• In The Years of Rice and Salt, Kheim, the admiral of the Ming fleet that discovers America, is a former pirate.
  • In the Discworld novels Going Postal, Making Money, and Raising Steam the main character is former con-artist Moist Lipwig. In Going Postal, he's a Boxed Crook who still harbors dreams of escape, but by the end he has become this trope. He still wants to hide from his past since his swindling past made him more than a few enemies.
  • In one or two of the Monsieur Lecoq books by Emile Gaboriau, the great detective Lecoq (to some degree based on Vidocq) is said to be an ex-criminal.
  • In the 1632 universe, the Grantville Gazette short stories written about the downtime NCIS (the stories are explicit homages to the TV show of the same name) have more than a few reformed criminals in the service, including the main male protagonist.
  • In the Warrior Cats series, Blackstar. After doing things against the warrior code (stealing kits from another Clan, killing other cats needlessly), he lived as a rogue for a while, but eventually rejoined the Clan, became its leader, and hasn't done anything like that since.
  • In the Resident Evil novelizations by S.D. Perry, Jill Valentine is said to have been a thief, following on the footsteps of her father Dick Valentine, but eventually gave up and joined the S.T.A.R.S. police unit (which incidentally explains her mastery of lockpicks).
  • Dresden Files
    • Molly Carpenter is this. Breaking the Laws of Magic is a biiiig no-no.
    • Harry himself is considered this by most of the Wizard population. (He was innocent; DuMorne shot first.) Now he's the regional commander of the Wardens. Go figure.
      • In both those examples, being taken under the wing of a more senior wizard can reduce the sentence from immediate execution to one-chance probation before the same. For both the accused and the wizard who takes them in. The thought is, if they can invoke this trope, both of them are eventually free of the probation, but if not, Black Magic (which actually does corrupt) must be stifled.
    • Sanya used to be the host of a Denarian. Now he's a Knight of the Cross. In fact, it's the job of the Knights to invoke this for the Denarians' hosts.
    • Lash, the shadow of a Fallen Angel when she performs a Heroic Sacrifice and Redemption Equals Death. Doubles as a Tear Jerker.
    • Bob, actually. But this has more to do with who his owner is at any time. When Harry picked him up, he got modeled after Harry's teenage self. Before? Warden Du Morne. Before him? Freaking arch-necromancer Heinrich Kemmler.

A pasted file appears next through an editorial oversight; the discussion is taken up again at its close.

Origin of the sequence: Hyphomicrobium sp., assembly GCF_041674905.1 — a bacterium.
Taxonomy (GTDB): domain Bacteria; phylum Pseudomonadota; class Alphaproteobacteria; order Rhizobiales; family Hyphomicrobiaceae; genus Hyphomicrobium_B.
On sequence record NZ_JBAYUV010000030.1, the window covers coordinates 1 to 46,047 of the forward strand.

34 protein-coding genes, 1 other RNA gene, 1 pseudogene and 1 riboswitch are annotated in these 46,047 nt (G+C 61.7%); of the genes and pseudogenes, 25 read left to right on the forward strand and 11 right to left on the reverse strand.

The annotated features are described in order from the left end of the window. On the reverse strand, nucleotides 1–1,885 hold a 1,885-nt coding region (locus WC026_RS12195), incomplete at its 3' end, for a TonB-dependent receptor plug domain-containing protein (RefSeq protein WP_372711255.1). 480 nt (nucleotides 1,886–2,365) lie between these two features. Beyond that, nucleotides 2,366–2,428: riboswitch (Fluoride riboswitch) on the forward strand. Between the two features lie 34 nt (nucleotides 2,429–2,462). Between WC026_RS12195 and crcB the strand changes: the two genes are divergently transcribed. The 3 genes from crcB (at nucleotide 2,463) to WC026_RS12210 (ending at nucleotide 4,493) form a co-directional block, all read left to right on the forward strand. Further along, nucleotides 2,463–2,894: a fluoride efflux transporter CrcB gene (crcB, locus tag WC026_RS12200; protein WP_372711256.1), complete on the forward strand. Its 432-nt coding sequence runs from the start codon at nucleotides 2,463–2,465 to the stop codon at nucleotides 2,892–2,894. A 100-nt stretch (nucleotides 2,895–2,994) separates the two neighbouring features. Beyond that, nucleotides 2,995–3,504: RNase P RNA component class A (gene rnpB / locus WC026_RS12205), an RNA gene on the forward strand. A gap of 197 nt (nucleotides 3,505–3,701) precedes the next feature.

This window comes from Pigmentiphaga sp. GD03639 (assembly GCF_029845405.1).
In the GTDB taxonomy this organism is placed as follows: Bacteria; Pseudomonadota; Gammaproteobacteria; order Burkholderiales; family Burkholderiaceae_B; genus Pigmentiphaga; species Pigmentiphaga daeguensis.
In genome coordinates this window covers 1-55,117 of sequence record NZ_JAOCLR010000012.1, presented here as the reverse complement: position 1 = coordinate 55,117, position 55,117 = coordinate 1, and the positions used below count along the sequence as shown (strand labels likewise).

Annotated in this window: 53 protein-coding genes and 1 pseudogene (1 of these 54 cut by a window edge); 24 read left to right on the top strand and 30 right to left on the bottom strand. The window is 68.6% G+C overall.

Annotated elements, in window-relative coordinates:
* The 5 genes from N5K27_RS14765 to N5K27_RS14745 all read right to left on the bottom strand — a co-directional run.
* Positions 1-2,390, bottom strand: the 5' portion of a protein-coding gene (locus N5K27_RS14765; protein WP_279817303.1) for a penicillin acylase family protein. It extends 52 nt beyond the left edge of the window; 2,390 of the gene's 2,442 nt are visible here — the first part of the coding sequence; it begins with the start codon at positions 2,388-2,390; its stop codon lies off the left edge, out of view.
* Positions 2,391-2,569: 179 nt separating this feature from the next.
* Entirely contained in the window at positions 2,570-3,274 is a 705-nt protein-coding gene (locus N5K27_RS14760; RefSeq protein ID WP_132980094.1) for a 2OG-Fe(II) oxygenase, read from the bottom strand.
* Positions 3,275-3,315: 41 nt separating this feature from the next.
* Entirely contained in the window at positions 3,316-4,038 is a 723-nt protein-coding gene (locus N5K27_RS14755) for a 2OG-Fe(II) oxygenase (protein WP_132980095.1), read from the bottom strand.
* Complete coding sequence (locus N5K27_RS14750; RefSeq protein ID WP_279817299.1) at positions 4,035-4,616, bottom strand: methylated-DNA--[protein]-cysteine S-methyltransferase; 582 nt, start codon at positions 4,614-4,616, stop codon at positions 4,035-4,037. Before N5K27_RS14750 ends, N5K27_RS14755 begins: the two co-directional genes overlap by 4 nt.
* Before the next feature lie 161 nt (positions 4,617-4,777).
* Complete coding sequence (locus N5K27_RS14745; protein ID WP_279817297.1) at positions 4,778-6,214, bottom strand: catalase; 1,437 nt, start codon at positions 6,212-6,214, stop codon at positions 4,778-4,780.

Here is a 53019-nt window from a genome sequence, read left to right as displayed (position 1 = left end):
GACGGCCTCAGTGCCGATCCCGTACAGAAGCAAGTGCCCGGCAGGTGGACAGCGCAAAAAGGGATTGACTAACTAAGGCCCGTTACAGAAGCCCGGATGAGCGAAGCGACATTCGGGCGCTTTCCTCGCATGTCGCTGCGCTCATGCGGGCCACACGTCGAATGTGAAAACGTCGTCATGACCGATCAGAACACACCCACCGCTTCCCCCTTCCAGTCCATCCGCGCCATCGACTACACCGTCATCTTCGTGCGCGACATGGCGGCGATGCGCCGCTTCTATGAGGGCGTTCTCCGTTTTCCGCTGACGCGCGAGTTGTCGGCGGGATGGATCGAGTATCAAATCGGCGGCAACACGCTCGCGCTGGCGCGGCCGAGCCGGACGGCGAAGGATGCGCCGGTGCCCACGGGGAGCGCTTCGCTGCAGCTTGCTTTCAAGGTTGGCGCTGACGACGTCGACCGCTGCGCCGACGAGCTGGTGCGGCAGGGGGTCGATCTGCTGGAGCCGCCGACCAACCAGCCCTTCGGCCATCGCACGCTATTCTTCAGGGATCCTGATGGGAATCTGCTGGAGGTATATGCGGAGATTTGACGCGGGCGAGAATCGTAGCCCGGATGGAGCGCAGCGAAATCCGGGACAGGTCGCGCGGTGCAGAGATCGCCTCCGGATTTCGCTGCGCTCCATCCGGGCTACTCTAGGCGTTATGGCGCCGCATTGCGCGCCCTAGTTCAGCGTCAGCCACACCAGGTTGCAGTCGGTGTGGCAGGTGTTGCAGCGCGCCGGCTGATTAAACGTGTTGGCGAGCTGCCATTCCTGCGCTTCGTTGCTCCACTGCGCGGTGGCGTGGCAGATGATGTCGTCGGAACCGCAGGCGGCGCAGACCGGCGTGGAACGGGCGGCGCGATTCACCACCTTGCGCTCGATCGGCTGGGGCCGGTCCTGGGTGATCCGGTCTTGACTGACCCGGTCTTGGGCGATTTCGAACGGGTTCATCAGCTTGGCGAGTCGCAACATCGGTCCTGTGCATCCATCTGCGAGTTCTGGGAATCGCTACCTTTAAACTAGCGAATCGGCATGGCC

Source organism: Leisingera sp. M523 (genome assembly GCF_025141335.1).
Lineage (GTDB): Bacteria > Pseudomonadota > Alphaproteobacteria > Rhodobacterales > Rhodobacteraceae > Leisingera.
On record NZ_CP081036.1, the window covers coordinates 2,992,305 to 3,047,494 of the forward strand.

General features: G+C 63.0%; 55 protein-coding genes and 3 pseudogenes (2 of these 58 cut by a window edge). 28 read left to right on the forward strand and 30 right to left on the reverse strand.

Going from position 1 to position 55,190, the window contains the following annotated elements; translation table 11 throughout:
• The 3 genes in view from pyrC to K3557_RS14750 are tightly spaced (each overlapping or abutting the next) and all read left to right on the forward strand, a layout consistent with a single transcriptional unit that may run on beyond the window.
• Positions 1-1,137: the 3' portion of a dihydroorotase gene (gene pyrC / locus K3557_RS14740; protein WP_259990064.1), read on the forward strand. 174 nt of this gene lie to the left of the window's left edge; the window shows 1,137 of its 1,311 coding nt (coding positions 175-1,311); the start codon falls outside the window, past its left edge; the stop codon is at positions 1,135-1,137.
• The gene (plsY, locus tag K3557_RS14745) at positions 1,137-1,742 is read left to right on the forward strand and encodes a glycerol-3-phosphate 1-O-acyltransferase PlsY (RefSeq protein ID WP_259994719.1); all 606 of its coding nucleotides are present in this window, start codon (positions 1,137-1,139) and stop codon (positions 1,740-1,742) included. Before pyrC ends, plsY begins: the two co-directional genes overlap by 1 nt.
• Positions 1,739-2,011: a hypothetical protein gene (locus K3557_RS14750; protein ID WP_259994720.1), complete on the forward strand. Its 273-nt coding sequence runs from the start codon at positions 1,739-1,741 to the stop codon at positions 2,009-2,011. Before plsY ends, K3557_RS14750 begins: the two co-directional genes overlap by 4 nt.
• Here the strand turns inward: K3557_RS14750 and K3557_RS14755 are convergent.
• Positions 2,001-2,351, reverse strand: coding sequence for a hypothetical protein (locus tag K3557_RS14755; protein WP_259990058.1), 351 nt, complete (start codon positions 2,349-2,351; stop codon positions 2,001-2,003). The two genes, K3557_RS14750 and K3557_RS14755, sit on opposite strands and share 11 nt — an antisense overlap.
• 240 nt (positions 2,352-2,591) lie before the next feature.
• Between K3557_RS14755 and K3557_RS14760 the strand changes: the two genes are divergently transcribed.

• Thomas has shades of this, by trying to not hurt humans with his Demon.
  • In Codex Alera, Fade is this. Actually, he's Araris Valerian guarding Tavi and Isana. Tavi later causes this in Fidelias Ex Cursori.
  • In the Sword of Truth, Richard causes this in just about everyone he meets. The Sisters of the Light, Nicci, the Mord-Sith, D'Hara in general, the people of Altur'Rang, the list goes on and on. The D'Haran commanders lampshade this.
    • Denna, oh so much.
  • John Wesley Weasel from The Book of the Dun Cow was once a selfish rogue and egg thief, but a beating from Chautecleer induced a Heel–Face Turn, and he spends the entirety of the book as a loyal ally to the good guys.
  • In Father Brown stories Flambeau from the greatest thief eventually turns into a detective, though not for very long, because soon he settles down as a family man.
  • In The Witchlands, it eventually turns out that Cam/Camilla used to be a gang member before joining the Navy to escape a life of crime.
  • In Worm, the villain Madcap is allowed to join the Protectorate as hero Assault. Judging from the context, this might even be a standard deal in the universe.
    • Later, Skitter attempts a similar tactic, becoming the hero Weaver.
  • City of Bones by Martha Wells: Khat is still morally ambiguous and shady in the eyes of the law (thanks, poverty and racism!), but he's come a long way from his former ways as a housebreaker and fence for a small-time crime lord.

    Live-Action TV 
  • Dennis Wise in The Wire. A former compatriot of Avon Barksdale, he is nicknamed "Cutty" for his long spell in the eponymous Baltimore prison. Upon his release, he reservedly tries to get back into "the game", but finds the criminal culture he has returned to is now too brutal to be comfortable with. He eventually resolves to go straight and sets up a boxing gym for boys (though he does have to ask Avon for the cash to do so).
  • Kaz, about a petty thief who became a lawyer while serving a prison sentence.
  • In White Collar, Neal Caffrey, the show's main character, was formerly a con artist before he became a consultant for the FBI in order to keep out of prison. However, if presented with a big enough temptation, he will slip back into his criminal ways because he loves the trill too much. It becomes a constant question on the show if Neal can ever fully reform or if he and his supporters are only fooling themselves.
  • In Power Rangers S.P.D., Jack and Z were Just Like Robin Hood thieves until the Space Police caught them, and the commander offered them the chance to serve as policemen (and Power Rangers) as an alternate to a prison term. Z takes to it immediately; Jack is more reserved but stays legit even after leaving the force.
  • In Power Rangers Mystic Force the Empress of All Good Magic, the Mystic Mother, started her existence as an evil witch before being exposed to pure goodness and being reformed. Her original name: Rita Repulsa, the Big Bad of the first few seasons.